Technologies developed by artificial intelligence researchers have achieved commercial success in many areas, like the once discredited machine translation, data mining, industrial robotics, logistics, speech recognition and medical diagnostics. Fuzzy logic (that is, one in which the state between 0 and 1 extends to a number of intermediate values) has been harnessed to build automatic transmissions in Audi TT, VW Touareg, and Skoda.

The fear of another winter gradually gave way. Some researchers have continued to voice concern that the new AI winter may come from another project too ambitious or unrealistic promises made to the public by eminent scientists. There were, for example, fears that the robot Cog would ruin the barely rebounding reputation of AI. But it did not happen. Cog was a project carried out in the Humanoid Robotics Group at MIT by Rodney Brooks, together with multi-disciplinary group of researchers, which included well-known philosopher Daniel Dennett. The Cog project was based on the assumption that the level of human intelligence requires experience gathered through contact with people. So Cog was to enter into such interactions and to learn the way infants learn.

The aims of the Cog team were, inter alia, (1) to design and create a humanoid face that will help the robot in establishing and maintaining social contact with people, (2) to create a robot that would be able to influence people and objects as a man, (3) to build a mechanical proprioception system, and (4) the development of complex systems of sight, hearing, touch, and vocalization. The very list of tasks shows how ambitious project Cog was! Yet, once again, (surprise, surprise!) Cog funding was cut in 2003 when the project failed to meet inflated expectations. This time, however, it was not the end of a partially successful project. Cog built the collective imagination around the idea of something resembling a human being.  Likewise, Deep Blue, which, despite some setbacks, was an excellent chess champion - and that was all that mattered.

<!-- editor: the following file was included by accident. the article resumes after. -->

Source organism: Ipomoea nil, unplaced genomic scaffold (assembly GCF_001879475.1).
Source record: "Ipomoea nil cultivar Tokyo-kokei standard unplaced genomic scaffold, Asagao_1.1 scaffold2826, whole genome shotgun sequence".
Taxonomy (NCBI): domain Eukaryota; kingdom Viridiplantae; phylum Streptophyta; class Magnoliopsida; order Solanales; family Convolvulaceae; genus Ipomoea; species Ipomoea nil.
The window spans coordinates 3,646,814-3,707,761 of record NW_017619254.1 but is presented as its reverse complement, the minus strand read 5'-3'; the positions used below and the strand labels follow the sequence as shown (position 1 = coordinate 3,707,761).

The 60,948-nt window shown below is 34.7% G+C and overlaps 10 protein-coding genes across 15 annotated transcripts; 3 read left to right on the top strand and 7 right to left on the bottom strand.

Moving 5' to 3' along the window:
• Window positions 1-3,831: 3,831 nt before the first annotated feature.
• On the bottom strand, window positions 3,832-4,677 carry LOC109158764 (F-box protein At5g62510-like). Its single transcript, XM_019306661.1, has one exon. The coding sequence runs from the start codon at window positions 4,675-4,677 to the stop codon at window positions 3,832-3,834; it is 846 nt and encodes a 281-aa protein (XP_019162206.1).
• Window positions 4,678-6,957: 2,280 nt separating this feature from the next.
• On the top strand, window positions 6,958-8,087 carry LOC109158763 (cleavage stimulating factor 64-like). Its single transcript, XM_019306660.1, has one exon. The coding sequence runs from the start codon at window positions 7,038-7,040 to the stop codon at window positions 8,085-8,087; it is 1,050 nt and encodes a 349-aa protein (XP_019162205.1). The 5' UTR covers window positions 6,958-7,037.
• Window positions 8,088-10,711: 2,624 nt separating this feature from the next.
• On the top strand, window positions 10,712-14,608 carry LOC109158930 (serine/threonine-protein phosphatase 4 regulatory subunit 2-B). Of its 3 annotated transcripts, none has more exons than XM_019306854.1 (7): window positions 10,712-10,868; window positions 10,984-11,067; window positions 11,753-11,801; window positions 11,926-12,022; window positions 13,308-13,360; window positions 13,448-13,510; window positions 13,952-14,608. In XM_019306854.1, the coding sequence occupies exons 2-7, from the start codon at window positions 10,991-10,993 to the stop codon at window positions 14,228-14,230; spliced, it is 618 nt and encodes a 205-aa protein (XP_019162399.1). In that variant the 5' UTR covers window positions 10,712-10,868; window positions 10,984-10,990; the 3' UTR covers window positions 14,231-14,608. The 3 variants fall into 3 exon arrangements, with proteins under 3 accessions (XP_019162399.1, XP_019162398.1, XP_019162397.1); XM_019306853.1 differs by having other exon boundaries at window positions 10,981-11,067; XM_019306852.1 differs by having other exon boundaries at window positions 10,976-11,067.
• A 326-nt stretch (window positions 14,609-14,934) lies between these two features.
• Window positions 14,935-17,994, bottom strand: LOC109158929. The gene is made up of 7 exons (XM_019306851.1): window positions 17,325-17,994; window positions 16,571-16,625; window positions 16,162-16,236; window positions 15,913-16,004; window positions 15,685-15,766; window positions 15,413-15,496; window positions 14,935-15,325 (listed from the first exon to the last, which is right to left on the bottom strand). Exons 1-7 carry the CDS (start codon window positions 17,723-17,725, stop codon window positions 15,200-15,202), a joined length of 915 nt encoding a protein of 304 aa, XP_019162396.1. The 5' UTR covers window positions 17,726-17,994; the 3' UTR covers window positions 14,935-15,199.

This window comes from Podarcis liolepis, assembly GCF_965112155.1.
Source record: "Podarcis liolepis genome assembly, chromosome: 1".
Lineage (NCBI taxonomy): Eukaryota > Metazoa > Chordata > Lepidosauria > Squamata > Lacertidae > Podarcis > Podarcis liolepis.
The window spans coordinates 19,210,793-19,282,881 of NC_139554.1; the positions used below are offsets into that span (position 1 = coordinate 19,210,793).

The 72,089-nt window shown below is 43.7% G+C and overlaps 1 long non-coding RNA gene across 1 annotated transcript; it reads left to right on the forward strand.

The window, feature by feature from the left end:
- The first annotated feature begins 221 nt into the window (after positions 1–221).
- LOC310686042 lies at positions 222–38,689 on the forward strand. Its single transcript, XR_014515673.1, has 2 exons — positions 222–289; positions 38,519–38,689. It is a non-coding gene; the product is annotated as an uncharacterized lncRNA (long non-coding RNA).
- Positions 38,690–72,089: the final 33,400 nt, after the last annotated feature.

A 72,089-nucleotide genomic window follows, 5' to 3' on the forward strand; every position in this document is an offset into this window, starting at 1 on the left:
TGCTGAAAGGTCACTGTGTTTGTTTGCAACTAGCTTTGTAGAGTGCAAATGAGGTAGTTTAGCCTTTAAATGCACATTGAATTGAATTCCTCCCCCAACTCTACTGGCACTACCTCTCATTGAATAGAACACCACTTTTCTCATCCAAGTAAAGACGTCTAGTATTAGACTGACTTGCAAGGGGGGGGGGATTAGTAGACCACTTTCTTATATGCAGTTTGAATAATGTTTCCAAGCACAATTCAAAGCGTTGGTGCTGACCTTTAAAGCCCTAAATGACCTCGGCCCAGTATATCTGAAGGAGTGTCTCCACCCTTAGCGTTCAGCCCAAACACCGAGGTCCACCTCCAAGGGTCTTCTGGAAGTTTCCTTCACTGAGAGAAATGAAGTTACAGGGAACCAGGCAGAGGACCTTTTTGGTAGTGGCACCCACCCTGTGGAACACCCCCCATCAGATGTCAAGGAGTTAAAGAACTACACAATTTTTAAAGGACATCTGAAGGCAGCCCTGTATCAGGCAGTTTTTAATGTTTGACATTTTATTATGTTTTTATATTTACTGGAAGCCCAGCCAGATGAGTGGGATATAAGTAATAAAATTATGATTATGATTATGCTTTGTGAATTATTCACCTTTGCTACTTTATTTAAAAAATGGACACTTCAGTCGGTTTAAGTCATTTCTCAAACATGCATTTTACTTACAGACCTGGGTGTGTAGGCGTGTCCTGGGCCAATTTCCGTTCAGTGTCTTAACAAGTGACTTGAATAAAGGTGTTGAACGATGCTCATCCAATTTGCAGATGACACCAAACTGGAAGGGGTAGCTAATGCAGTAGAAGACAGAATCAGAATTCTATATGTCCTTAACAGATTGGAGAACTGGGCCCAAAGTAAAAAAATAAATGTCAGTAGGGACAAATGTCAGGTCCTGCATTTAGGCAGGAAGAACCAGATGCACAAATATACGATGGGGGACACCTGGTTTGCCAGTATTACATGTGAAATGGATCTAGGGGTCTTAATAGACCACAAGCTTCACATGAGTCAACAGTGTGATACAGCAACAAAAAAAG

Waiting for spring

From the peak of inflated expectations to the deep pit of dispair – emotions surrounding AI have risen and plummeted again and again.  After observing these mood swings, I gradually changed my mind about the goals of creating an intelligent machine. I thought for a long time that the humanoid robot should be a mirror of man. But at some point I began asking myself why we want the robot to be more perfect than man? Why we don’t we give up on that idea? Why, when the ambitious idea fails yet again, do we stubbornly try again? After all, we have little reason to believe that technology will solve the riddles of humanity to create an artificial human being. It certainly will not happen soon.

So, are there other factors that push man to persist in this absurd field? After all, if you think about it, even the name: artificial intelligence, is quite grotesque. I think to myself, the machine is not exactly a mirror, it is rather something that must remain different, yet still surpass us. It is the otherness of a machine that allows human beings to feel safe. We don’t like resemblance, it’s disturbing. Various pop-culture visions of androids and cyborgs acquiring control of the world confirm this. Because the machine surpasses us at tasks we don’t feel like doing while remaining quite different form us, we behave towards it as somewhat pathological parents. We challenge it, demand results, get offended by its failures and then return with a new dose of energy and expectations.
So, to make this long story short, it doesn’t matter that Aiko and Kenji get lost in the human world. They are The Others, they are weird, but they make a beautiful couple at what they do best. He hugs and she punches.
 

Article Featured Image: Project Aiko

This article originally appeared at Biweekly

Tags: ai, aiko, alvey, artificial intelligence, cog, cognition, daniel dennett, darpa, design, hans moravec, john searle, kenji, machine intelligence, machine language, marvin minsky, research, rodney brooks, roger schank, science, society, technology